(April 7) is World Health Day. WHO Director-General Tedros Tedros stressed on the 6th that COVID-19 has exacerbated inequality in health benefits between and within countries, and expanding the scale of vaccine production and the equitable distribution of vaccines remain the main obstacles to the response to the epidemic. WHO calls on governments to share vaccines and distribute vaccines, rapid testing tools and therapeutic drugs equitably.
United Nations Secretary-General Guterres also stressed in his video message recorded for World Health Day on the 5th that it is unethical for low- and middle-income countries to have equitable access to the coronavirus vaccine. Public opinion pointed out that although many vaccines have been developed and put into use around the world, due to the rise of “vaccine nationalism”, the equitable distribution of global coronavirus vaccines is facing challenges, and international anti-epidemic cooperation has been undermined.
Globally, the uneven distribution of vaccines among high and low-income countries is obvious. The People’s Vaccine Alliance, which was formed by several international organizations, warned last December about the uneven distribution caused by the hoarding of vaccines in rich countries.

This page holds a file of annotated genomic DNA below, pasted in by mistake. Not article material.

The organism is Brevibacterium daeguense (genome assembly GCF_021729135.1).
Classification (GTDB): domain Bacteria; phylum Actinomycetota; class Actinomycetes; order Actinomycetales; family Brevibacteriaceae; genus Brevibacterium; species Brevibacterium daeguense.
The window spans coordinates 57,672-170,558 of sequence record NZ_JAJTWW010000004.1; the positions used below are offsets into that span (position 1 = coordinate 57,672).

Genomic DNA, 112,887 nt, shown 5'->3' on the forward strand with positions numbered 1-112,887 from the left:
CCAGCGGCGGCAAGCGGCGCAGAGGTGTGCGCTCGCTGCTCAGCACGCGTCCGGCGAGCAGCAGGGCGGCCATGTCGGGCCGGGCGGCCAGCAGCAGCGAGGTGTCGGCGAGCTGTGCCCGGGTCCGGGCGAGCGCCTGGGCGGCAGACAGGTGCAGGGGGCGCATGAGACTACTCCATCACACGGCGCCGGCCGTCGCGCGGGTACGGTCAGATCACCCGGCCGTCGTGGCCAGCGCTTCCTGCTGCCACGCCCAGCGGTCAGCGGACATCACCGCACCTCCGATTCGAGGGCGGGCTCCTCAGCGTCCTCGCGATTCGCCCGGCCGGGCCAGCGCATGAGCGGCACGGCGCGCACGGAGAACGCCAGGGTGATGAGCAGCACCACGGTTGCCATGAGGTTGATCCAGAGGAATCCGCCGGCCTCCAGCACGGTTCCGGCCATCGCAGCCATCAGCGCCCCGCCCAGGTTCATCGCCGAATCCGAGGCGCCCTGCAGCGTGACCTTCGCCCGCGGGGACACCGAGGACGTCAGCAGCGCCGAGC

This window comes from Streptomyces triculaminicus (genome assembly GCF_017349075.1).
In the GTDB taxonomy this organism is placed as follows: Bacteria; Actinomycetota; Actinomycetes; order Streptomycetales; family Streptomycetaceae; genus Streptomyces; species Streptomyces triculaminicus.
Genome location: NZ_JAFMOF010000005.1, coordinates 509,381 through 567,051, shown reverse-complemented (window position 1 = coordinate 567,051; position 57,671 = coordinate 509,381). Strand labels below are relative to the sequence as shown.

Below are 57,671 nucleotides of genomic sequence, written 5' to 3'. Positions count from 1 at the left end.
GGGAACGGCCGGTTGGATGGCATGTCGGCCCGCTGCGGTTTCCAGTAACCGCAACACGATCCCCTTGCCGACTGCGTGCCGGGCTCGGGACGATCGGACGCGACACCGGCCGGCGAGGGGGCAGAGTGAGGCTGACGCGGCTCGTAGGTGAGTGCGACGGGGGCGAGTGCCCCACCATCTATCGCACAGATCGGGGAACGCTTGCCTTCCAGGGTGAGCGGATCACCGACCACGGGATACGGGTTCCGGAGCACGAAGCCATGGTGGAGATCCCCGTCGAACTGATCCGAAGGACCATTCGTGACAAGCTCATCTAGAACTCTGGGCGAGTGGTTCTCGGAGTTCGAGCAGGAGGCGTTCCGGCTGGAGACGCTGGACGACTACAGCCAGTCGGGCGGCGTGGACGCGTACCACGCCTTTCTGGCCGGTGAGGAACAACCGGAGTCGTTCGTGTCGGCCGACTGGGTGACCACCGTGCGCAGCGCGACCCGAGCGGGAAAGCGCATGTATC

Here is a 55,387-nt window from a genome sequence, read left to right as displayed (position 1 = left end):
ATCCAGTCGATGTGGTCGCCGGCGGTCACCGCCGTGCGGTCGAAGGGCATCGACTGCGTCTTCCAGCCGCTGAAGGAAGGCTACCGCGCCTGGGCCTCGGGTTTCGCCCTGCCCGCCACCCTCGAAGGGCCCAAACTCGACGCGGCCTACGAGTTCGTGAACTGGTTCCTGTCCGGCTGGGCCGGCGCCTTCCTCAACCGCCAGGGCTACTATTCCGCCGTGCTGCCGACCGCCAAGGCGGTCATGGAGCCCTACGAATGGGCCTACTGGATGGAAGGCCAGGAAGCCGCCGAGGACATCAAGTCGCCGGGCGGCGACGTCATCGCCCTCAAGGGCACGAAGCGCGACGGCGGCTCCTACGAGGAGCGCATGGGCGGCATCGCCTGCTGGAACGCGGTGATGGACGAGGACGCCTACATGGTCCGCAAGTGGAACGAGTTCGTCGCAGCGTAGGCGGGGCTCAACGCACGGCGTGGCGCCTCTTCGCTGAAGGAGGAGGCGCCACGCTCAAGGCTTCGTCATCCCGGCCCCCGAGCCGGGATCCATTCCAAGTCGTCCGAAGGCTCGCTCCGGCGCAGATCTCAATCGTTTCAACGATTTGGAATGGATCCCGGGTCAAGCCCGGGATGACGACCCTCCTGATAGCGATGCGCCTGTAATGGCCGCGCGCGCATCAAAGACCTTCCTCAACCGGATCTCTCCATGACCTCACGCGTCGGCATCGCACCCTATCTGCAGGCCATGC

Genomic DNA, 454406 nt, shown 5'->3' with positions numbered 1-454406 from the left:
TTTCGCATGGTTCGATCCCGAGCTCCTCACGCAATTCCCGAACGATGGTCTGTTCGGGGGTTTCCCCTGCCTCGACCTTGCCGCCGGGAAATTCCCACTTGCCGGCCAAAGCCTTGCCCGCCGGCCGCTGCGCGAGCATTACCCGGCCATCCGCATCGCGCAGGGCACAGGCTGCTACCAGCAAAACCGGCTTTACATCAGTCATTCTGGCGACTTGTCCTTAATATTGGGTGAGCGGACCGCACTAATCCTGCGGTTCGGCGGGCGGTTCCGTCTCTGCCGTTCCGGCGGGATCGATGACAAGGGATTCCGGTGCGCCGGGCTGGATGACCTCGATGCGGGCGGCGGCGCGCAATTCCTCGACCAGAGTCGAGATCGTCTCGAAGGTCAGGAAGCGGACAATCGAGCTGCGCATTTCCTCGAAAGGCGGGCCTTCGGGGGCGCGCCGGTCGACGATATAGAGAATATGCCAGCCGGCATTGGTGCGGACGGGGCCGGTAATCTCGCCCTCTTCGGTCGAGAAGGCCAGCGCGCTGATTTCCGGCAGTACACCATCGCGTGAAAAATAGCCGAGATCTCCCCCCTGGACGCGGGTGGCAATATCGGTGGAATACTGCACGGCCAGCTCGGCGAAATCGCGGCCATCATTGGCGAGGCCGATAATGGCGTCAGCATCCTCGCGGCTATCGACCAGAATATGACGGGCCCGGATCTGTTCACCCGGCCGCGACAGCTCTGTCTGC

The alliance analyzed the subscription of eight leading coronavirus vaccines and found that 30 low-income and 37 low- and middle-income countries around the world can only obtain vaccines through the WHO-led “COVID-19 Vaccine Implementation Plan”, and 90% of the population of these countries will not be vaccinated in 2021.
As one of the most serious countries in the world, the United States pursues “vaccine nationalism”, which has been widely criticized by the international community. Since last year, the United States has not hesitated to spend a lot of money to sign large orders, from Pfizer Pharmaceuticals, Modena and other companies to order a number of vaccines that are still in the clinical trial stage. The U.S. has reportedly ordered enough vaccines to provide 450 million people, while the U.S. population is about 331 million, and eventually a large number of vaccines will be idle.
Nevertheless, the United States is unwilling to share surplus vaccines with other countries, imposes strict controls on vaccine exports, and even moves out of the Defense Production Act, which was used only in “wartime”, to impose export controls on raw materials for vaccine production. The international community pointed out that the U.S. move not only greatly hindered other countries from obtaining vaccines from the United States, but also adversely affected vaccine production outside the United States.
Regarding “vaccine nationalism”, Chinese Foreign Ministry spokesman Hua Chunyu said at a regular press conference that China opposes immoral and irresponsible behavior of engaging in “vaccine nationalism” and creating an “immunization gap”, and calls on all countries in a position to do their best to provide it to countries in need, especially developing countries. Vaccines are affordable and affordable for people of all countries.